Ten years ago this week delegates gathered in Banff, Canada, to hear Tim Berners-Lee present his keynote speech at the World Wide Web Conference. The theme of his talk was the ‘magical’ relationship between the Web’s technical protocols and social conventions – and what the interaction between them meant for newly minted field of Web Science.
Berners-Lee identified two ‘magics’ (stuff we don’t understand yet) at play in this relationship. The first is when the microscopic interaction between two people on the Web scales to produce a new macroscopic phenomenon. The second is the ‘creative magic’ required to identify new microscopic designs that could have positive macroscopic effects.
Incidentally, the keynote inspired Greg Cypes (then Tech. Lead on AOL’s Instant Messenger) to use a brand new Web app – ‘Twitter’ – to use the term ‘Web Science’ for the first time on the platform.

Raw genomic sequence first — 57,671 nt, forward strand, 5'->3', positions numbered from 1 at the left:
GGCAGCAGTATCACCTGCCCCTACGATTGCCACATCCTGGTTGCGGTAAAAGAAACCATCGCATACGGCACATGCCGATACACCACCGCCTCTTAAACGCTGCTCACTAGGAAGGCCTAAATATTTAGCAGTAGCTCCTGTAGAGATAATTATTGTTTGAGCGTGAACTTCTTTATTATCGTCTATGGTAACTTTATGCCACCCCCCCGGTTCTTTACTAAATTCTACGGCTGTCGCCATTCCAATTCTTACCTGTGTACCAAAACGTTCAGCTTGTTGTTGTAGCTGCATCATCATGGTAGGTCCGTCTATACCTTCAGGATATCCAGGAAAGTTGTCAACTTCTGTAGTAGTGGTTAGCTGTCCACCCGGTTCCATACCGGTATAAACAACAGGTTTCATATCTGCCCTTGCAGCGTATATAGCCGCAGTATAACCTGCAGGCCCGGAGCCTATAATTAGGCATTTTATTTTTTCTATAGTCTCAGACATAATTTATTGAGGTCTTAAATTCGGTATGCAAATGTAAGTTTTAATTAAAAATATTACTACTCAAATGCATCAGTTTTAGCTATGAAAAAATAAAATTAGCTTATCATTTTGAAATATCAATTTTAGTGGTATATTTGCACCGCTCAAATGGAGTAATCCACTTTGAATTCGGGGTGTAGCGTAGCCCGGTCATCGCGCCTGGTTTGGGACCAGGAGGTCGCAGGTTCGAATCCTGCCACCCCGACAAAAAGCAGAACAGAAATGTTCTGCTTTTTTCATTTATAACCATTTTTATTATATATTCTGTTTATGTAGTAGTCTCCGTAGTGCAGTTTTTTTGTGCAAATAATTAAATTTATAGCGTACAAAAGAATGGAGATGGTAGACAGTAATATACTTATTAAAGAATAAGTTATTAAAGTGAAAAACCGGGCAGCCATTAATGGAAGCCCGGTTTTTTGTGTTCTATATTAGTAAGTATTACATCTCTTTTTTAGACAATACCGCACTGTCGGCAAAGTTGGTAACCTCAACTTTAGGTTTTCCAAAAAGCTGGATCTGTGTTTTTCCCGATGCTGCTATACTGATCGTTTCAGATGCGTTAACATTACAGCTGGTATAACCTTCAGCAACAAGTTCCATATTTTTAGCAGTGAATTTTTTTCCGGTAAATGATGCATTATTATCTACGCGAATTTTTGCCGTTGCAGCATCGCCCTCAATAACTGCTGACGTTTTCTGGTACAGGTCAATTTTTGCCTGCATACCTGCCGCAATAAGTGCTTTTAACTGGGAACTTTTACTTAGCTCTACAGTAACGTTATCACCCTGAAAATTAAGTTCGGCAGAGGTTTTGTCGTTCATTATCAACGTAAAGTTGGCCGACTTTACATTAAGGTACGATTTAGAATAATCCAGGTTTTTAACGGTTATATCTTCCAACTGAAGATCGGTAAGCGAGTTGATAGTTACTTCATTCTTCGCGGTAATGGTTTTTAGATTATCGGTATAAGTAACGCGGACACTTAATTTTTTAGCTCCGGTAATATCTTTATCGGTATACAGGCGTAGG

No one liked or retweeted the message, but 10 years on, and several billion microscopic interactions later Web Science continues to improve our understanding of the Web’s impact on society. Members of the Web Science Trust Network carry out ground-breaking work in a wide range of areas, including: developing tools to identify robots on social media, exploring the potential of open data to transform society, and making interaction with computers easier for Web users.
These and many other topics will be discussed next month when experts and researchers gather for WebSci’17, the 9th International Web Science Conference at the Rensselaer Polytechnic in Troy, New York.